SAMARA: Hebron – Revolting against the PNA and the Occupation 28Mar13 March 28, 2013


by  Malik Samara    -    Al Akhbar English     -    21 March 2013

Ramallah – On 7 April 2013, Mahmoud al-Titi was supposed to stand trial before a Palestinian court. Yet his trial date, which had been repeatedly delayed since 2010, was postponed indefinitely. One month before, the 25-year-old died after being shot in the head with expanding “dumdum” bullets at the Fawwar refugee camp in Hebron.

Hebron was devastated by the news of Titi’s killing. He’s the second martyr from the city in a span of two weeks; Arafat Jaradat, also from Hebron, was reportedly tortured to death in Israeli custody. Only the Palestinian security services seem to have overcome his death quickly as they undertook a massive arrest campaign in Hebron, targeting former prisoners like Titi.

The city of Hebron, which is surrounded by settlements and settler bypass roads, is subject to a special security protocol dubbed the “Hebron Redeployment Protocol.” The protocol was signed by the Palestinian National Authority (PNA) and Israel in 1997, and divided the city into three zones: Area A, which is under PNA security and administrative control; Area B, which is under PNA administrative and Israeli security control; and Area C, which is under full Israeli control.

It should be noted that the presence of security forces in Area A, which is under full PNA control, is limited mainly to checkpoints designed to prevent the entry of militants or demonstrators.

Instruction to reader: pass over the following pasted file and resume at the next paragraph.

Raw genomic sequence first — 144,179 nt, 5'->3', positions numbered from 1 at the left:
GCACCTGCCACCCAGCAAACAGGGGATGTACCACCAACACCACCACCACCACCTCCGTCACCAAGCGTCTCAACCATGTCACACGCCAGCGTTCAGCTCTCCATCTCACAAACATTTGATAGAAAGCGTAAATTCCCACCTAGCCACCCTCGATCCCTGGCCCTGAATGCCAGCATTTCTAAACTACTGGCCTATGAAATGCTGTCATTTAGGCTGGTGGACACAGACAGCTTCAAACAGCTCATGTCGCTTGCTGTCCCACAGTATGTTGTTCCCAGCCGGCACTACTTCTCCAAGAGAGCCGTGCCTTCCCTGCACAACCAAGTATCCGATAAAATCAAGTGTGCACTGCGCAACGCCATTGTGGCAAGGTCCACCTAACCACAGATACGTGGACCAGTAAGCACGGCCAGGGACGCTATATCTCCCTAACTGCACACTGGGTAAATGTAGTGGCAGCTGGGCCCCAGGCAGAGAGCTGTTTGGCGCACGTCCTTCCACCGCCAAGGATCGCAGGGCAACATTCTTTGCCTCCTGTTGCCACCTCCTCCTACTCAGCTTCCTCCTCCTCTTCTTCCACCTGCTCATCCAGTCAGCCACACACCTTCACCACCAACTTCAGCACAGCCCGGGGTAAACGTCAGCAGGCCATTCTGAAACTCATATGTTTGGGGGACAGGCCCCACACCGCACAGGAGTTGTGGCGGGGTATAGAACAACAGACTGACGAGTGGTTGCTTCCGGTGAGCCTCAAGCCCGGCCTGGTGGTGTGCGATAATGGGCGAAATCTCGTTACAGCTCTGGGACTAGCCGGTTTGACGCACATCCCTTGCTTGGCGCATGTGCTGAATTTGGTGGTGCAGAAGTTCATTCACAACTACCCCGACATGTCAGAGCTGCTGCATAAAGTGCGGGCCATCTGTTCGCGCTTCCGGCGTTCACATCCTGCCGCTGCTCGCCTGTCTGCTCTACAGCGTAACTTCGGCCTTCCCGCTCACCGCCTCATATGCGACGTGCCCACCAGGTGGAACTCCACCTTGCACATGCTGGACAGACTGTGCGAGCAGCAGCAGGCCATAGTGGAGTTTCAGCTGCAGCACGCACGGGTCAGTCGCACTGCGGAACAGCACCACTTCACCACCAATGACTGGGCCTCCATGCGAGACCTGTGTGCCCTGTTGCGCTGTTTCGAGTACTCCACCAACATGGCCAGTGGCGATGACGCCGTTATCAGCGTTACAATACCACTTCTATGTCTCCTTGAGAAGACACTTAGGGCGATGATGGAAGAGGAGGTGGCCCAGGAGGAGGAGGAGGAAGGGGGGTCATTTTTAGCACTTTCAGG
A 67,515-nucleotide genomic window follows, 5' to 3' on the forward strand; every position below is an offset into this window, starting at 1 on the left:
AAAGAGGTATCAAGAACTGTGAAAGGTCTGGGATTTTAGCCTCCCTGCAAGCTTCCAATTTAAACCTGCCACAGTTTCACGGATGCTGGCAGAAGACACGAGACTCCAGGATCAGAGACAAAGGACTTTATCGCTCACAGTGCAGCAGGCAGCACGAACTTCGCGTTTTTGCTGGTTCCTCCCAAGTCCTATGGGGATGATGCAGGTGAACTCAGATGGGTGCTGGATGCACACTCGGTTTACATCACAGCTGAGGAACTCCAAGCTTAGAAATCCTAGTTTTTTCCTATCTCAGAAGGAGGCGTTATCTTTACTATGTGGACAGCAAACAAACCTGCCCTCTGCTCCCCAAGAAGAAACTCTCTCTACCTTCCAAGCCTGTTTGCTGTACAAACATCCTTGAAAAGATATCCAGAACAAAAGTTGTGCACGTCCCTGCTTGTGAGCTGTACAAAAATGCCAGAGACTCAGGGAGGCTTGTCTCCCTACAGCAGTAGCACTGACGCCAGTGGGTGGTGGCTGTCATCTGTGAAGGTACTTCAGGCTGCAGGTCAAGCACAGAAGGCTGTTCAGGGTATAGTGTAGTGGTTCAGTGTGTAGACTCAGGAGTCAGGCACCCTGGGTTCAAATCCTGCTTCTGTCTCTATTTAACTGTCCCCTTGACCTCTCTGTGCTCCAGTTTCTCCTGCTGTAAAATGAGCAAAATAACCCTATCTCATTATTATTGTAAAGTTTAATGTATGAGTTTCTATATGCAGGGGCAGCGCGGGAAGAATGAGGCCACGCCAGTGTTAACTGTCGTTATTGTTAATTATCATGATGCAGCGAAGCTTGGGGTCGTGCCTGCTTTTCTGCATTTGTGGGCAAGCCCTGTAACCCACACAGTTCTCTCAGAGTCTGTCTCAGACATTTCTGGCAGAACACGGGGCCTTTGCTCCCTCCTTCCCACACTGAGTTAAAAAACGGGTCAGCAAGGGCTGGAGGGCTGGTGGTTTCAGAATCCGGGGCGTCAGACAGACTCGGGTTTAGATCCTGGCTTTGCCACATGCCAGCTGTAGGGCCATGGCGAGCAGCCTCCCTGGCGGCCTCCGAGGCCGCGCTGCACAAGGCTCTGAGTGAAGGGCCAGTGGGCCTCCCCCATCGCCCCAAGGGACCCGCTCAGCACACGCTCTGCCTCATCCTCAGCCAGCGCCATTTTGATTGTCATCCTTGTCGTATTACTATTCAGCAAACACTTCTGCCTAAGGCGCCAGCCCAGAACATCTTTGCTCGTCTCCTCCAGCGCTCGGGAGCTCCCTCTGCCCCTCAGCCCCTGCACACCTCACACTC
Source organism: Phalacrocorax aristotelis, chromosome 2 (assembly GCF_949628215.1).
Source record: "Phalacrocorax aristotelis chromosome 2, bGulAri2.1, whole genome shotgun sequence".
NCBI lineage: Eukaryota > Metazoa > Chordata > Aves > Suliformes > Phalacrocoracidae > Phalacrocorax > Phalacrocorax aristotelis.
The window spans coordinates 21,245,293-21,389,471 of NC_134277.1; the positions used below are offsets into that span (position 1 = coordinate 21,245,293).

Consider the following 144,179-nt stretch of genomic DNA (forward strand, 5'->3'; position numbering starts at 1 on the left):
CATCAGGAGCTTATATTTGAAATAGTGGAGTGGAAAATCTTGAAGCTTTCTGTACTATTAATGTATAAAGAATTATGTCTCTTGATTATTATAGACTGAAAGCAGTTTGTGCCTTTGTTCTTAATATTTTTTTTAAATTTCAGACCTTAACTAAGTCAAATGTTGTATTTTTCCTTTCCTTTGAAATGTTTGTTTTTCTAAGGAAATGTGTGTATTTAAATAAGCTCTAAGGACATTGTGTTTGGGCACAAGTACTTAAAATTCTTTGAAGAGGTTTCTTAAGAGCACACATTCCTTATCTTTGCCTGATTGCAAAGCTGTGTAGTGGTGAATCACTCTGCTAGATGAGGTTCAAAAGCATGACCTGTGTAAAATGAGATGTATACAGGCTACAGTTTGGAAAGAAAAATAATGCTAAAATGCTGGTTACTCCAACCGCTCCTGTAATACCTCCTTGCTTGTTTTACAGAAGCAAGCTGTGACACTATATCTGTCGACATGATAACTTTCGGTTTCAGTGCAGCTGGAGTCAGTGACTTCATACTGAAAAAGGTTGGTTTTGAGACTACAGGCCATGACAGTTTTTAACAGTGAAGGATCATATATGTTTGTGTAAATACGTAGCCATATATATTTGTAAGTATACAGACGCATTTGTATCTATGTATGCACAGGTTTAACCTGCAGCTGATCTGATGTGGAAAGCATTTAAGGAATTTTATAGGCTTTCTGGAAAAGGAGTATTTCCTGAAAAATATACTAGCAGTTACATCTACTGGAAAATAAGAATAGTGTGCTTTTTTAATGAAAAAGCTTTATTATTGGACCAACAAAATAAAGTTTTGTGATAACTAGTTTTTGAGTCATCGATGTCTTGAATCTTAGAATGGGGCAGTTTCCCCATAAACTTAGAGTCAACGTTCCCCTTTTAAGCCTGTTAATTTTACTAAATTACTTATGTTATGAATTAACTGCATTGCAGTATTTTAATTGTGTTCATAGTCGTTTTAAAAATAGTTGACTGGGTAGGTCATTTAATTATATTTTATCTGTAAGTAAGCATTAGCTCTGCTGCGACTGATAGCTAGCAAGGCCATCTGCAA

Hebron witnesses skirmishes on a near daily basis, particularly in areas controlled by the Israeli security forces, like the old city of Hebron. In fact, the old city was once considered the heart of Hebron, that is, before the occupation shut down the main Shuhada Street, which was a popular tourist destination and business hub. Currently, Shuhada Street is used exclusively by Israeli settlers.

Though the settlers number no more than 500, they have become a daily source of annoyance for the 40,000 Palestinian residents. In parallel with a silent transfer of the native Arab population, efforts are underway to strengthen the Jewish presence in the city.

Martyrs of Hebron

In the PNA-controlled Area A, Palestinian security services often prevent demonstrations from reaching flashpoints. Two weeks ago, cameras caught a Palestinian security officer slapping a protester. Many saw the incident as another example of the security services’ obsession with “maintaining order and not being drawn into chaos.” The logic is that the occupation wants this type of chaos to break out.

Meanwhile, along the southern foothills of Mount Hebron in Area C, Israel is pursuing a systematic expulsion of the Bedouin population. It’s also where the occupation army trains for the next “strategic war,” claiming that its terrain is similar to South Lebanon.

Such is the situation in Hebron, where a new intifada seems to be brewing. Beleaguered by everyday concerns, the city is more likely to see clashes erupt.

The protest movement in Hebron is spontaneous. Mohammed Qnita, who is active in Palestinian prisoner solidarity demonstrations, said, “We tried to reach out to several factions, but we did not receive any response.” The late Titi had often complained about the same thing. Yet when he was killed, every faction sought to claim him as its own.

Like Titi, every victim from Hebron has a painful story. When crossing a military checkpoint to buy a cake for his 17th birthday, Mohammed Salaymeh was shot by a female occupation soldier with six rounds at point blank. He had been carrying a toy gun.

All the victims are youths hailing from Hebron and its environs. Now, at any moment, this city may explode, along with its refugee camps, adjoining villages, and old and modern quarters alike.

This article is an edited translation from the Arabic Edition.

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